'Learning has taken a backseat' | mumbai | Hindustan Times
Today in New Delhi, India
Aug 18, 2017-Friday
-°C
New Delhi
  • Humidity
    -
  • Wind
    -

'Learning has taken a backseat'

In 1961, Hemchandra Pradhan topped the equivalent of today's Secondary School Certificate exam, but his score is so low by today's standards that he would have found it difficult to get admission in the city's top colleges.

mumbai Updated: Jun 26, 2011 01:26 IST
Prachi Pinglay

In 1961, Hemchandra Pradhan topped the equivalent of today's Secondary School Certificate exam, but his score is so low by today's standards that he would have found it difficult to get admission in the city's top colleges.

"It was prestigious to get on to the merit list but education was not commercialised as it is today. We relied on school teachers and focused on learning," says Pradhan, 65, now centre director of the Homi Bhabha Institute for Science Education in Deonar, run by the Tata Institute of Fundamental Research.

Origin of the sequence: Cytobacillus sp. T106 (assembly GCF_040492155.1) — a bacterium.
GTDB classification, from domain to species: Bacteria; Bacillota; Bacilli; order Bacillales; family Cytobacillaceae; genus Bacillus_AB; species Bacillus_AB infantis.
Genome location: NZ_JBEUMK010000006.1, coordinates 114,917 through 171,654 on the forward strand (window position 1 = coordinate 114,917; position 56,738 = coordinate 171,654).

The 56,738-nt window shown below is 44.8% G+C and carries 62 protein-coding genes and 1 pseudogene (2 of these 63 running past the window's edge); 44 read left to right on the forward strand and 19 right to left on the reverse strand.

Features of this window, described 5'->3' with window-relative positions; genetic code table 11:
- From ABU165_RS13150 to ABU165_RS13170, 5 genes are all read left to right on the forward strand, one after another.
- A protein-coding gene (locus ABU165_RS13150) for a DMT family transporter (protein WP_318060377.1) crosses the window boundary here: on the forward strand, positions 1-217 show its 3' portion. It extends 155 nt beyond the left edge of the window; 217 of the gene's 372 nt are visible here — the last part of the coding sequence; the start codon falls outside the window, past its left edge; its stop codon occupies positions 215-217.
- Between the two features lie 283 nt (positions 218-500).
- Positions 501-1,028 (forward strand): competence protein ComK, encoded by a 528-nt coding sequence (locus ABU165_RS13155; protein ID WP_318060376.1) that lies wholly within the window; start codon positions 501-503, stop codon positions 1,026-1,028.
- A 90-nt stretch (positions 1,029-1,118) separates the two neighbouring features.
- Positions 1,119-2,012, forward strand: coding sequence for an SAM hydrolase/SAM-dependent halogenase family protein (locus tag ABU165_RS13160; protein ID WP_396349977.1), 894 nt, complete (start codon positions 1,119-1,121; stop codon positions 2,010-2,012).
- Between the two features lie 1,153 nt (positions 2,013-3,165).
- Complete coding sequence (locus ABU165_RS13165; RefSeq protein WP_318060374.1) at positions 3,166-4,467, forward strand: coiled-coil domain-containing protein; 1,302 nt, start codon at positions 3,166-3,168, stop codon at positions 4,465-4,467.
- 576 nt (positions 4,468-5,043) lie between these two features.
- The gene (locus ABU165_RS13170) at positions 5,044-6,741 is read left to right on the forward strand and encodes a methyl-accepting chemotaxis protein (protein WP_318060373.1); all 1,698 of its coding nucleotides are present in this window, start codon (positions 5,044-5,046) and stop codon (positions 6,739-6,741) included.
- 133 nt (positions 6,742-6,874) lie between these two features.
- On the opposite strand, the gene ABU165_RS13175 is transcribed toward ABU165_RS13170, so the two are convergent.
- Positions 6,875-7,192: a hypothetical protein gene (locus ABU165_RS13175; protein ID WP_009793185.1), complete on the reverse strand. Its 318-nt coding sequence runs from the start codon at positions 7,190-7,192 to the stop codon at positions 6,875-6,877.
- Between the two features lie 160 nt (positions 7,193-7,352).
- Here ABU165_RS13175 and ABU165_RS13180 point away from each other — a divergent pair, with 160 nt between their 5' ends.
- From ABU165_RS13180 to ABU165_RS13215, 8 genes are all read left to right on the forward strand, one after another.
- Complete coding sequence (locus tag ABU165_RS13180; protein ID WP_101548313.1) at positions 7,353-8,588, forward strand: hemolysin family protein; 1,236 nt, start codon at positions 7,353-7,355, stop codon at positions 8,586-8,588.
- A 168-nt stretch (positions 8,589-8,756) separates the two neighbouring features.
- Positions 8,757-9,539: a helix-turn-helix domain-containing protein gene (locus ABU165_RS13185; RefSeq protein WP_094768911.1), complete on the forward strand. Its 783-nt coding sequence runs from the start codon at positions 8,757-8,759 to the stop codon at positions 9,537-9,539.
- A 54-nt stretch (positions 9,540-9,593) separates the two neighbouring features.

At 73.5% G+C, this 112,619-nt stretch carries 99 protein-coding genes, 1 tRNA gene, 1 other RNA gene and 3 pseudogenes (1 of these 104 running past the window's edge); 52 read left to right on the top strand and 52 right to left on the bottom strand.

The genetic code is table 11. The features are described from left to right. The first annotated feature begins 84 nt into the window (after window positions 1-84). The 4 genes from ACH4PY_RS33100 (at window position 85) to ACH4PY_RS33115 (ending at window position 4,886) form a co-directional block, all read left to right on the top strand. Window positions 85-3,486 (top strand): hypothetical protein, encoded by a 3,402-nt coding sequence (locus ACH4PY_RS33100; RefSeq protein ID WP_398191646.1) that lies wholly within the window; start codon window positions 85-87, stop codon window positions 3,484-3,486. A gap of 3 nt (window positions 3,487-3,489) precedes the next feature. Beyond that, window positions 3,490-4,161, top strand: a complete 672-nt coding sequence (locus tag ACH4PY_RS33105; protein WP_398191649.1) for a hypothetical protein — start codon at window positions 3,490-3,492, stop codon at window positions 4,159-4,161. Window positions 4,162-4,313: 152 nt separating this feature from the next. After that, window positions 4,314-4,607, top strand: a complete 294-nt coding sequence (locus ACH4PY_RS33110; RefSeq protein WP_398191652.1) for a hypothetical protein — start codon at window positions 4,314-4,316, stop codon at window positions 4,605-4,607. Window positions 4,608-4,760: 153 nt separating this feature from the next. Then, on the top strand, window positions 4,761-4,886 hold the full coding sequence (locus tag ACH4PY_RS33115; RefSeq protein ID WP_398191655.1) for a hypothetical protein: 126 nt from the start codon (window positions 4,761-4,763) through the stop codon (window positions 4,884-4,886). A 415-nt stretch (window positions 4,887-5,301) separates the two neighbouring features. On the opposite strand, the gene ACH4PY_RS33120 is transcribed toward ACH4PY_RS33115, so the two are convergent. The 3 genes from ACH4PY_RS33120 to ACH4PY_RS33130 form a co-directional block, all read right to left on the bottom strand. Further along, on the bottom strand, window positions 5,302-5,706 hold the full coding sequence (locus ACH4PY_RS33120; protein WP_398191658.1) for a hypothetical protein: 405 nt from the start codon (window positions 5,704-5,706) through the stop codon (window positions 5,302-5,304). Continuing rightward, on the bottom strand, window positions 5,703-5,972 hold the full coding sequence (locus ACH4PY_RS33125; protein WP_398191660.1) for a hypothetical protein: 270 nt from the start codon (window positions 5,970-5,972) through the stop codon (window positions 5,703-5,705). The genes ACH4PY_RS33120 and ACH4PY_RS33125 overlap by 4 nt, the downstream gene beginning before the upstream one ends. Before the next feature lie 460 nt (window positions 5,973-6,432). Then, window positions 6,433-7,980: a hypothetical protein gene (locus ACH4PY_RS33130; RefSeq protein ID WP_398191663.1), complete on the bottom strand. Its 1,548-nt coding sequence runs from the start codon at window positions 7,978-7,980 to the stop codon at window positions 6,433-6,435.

Studying at the MH High School in Thane, Pradhan, the son of a railway employee, cherishes the dedication of his teachers. "One of my teachers, N Panditram, used to take us to meet authors such as NS Phadke and Acharya Atre so that we became motivated to learn Marathi better."

Pradhan, who always had an excellent academic record, went to his teachers' houses for special coaching, as was the norm. Special coaching meant clarifying doubts, solving question papers and group study before and after school. There was no fixed fee and no teacher would claim credit for any student's success.

Although there was no parental pressure to top, there was planning as well as ambition. "Those who were good at mathematics would choose papers like higher mathematics so that they could score well. Sanskrit was also a good option if you wanted to score," says Pradhan who used to study for seven to eight hours during the school's preparation leave. However, scoring was never the only goal. "We did not study for exams; they were merely a way to evaluate how much you had learnt. Today, learning has taken a backseat, while scoring is the priority."

Pradhan also had an idealistic father who left his job to join the freedom struggle and a mother who was a dedicated primary school teacher. He worries that today's parents push students for every extra mark to ensure they get admission into a good college.

This is because the institution matters, easing the way forward. Pradhan understands that due to competition and escalation of marks, the focus on higher scores is inevitable.